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Re: CORS question

From: Brandon Sterne <brandon@hackmill.com>
Date: Tue, 5 Feb 2013 14:46:26 -0800
Message-ID: <CADXmT7ABGiiHvCwZSqJKNX2A+_uDX0wRH=K9f_3oG14ePhGLhQ@mail.gmail.com>
To: "Hill, Brad" <bhill@paypal-inc.com>
Cc: "public-web-security@w3.org" <public-web-security@w3.org>
Thanks, Brad.  That answers my question.

Cheers,
Brandon


On Tue, Feb 5, 2013 at 2:37 PM, Hill, Brad <bhill@paypal-inc.com> wrote:

>  Brandon,****
>
> ** **
>
> The requirement is that CORS does not introduce any new Cross-Site Request
> Forgery attack capabilities not present in legacy user agents.  Therefore,
> all requests that cannot be generated by pre-CORS user agents through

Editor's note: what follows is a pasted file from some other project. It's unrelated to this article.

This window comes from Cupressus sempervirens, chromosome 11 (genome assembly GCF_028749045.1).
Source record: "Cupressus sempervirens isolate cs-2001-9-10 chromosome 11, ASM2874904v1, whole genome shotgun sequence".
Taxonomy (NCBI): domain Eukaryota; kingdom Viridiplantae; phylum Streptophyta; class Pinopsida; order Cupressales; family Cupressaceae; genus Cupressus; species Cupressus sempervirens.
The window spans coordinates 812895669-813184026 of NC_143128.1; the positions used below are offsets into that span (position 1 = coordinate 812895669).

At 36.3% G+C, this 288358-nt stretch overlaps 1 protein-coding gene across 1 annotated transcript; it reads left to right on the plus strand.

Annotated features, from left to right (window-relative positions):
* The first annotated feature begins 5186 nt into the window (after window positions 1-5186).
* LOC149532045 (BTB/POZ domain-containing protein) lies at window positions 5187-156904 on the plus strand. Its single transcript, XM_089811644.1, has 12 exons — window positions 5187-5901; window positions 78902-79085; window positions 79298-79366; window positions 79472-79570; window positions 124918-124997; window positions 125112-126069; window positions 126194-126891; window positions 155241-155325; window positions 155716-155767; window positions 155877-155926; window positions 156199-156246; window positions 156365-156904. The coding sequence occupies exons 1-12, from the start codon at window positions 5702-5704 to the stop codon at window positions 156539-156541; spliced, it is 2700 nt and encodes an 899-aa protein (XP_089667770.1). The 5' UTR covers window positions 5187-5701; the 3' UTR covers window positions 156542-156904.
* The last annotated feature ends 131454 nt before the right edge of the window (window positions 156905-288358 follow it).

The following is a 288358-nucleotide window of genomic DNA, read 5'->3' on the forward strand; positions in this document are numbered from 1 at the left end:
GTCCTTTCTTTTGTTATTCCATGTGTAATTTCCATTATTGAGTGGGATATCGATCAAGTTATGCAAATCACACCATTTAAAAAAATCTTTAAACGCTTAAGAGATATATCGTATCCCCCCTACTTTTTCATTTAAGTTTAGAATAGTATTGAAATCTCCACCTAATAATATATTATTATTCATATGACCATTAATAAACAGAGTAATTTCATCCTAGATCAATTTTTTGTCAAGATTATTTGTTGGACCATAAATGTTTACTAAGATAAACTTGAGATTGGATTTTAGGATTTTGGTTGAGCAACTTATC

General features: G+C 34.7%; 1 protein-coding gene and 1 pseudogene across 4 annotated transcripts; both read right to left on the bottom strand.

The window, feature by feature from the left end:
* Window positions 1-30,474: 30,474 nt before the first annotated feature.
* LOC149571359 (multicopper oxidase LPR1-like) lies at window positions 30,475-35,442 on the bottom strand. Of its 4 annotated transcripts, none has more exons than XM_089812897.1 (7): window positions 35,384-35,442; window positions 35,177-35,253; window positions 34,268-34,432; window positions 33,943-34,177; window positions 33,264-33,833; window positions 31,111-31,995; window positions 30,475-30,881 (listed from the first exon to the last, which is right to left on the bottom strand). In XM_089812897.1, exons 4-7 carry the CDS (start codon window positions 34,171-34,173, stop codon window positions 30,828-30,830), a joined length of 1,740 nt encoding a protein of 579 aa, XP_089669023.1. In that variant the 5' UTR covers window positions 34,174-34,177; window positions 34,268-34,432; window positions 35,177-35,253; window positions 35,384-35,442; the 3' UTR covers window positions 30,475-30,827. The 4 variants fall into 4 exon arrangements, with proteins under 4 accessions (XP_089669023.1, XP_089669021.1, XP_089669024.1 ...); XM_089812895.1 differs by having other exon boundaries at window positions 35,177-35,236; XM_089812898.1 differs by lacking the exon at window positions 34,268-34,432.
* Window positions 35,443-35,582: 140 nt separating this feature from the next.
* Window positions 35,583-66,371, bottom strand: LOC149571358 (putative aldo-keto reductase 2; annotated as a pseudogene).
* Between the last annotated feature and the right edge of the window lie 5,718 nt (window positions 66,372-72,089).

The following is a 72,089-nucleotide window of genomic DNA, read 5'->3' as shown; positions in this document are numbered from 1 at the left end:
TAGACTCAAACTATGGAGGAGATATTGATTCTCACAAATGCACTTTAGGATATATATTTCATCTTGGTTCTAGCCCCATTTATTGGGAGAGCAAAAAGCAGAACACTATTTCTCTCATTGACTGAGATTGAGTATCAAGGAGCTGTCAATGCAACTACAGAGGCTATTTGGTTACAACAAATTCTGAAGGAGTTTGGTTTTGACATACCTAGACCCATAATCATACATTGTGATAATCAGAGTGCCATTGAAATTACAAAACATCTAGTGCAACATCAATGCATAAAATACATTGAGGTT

> methods like GET, POST and HEAD that are available through legacy HTML+JS
> must be anonymous or pre-authorized.****
>
> ** **
>
> The user agent should not send requests with credentials on non-simple
> HTTP methods unless and until the server indicates it is prepared to accept
> such by responding to the pre-flight request.****
>
> ** **
>
> Does this answer your question?****
>
> ** **
>
> -Brad****
>
> ** **
>
> *From:* brandon.sterne@gmail.com [mailto:brandon.sterne@gmail.com] *On
> Behalf Of *Brandon Sterne
> *Sent:* Tuesday, February 05, 2013 1:38 PM
> *To:* public-web-security@w3.org
> *Subject:* CORS question****
>
> ** **
>
> Hey guys,
>
> Co-workers of mine were trying to understand the treat model of CORS, and
> I was having trouble articulating some of the particular risks that the
> spec attempts to avoid.  Why does the OPTIONS pre-flight request never
> carry credentials?****
>
> Thanks,
> Brandon****
>
Received on Tuesday, 5 February 2013 22:46:53 GMT

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